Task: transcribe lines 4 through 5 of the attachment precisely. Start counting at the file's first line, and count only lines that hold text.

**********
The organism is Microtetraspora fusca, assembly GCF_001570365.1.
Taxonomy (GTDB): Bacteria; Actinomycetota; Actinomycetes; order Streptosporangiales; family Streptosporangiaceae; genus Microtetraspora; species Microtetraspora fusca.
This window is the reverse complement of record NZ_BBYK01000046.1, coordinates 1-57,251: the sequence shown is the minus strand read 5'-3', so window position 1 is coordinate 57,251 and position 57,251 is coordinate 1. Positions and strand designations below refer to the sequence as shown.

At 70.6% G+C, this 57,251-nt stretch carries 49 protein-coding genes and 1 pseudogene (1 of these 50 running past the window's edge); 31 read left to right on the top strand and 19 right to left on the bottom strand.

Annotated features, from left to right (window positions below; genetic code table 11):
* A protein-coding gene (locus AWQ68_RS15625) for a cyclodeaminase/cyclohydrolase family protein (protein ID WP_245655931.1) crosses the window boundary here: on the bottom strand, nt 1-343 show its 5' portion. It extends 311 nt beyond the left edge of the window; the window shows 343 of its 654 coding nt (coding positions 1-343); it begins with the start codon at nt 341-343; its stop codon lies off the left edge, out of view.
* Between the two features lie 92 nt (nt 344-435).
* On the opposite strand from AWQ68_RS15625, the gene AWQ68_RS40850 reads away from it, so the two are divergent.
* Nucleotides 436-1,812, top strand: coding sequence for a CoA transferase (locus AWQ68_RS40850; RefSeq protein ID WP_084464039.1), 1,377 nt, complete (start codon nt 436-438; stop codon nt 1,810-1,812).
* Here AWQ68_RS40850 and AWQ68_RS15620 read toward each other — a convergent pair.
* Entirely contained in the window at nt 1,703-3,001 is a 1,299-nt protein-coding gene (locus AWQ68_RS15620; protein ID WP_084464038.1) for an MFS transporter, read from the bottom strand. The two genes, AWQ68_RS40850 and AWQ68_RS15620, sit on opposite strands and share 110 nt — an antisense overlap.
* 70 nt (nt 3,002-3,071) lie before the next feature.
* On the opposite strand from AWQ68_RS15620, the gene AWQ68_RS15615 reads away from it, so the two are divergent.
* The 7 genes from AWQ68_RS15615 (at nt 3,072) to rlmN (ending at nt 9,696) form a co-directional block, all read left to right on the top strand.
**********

At 70.6% G+C, this 57,251-nt stretch carries 49 protein-coding genes and 1 pseudogene (1 of these 50 running past the window's edge); 31 read left to right on the top strand and 19 right to left on the bottom strand.

Annotated features, from left to right (window positions below; genetic code table 11):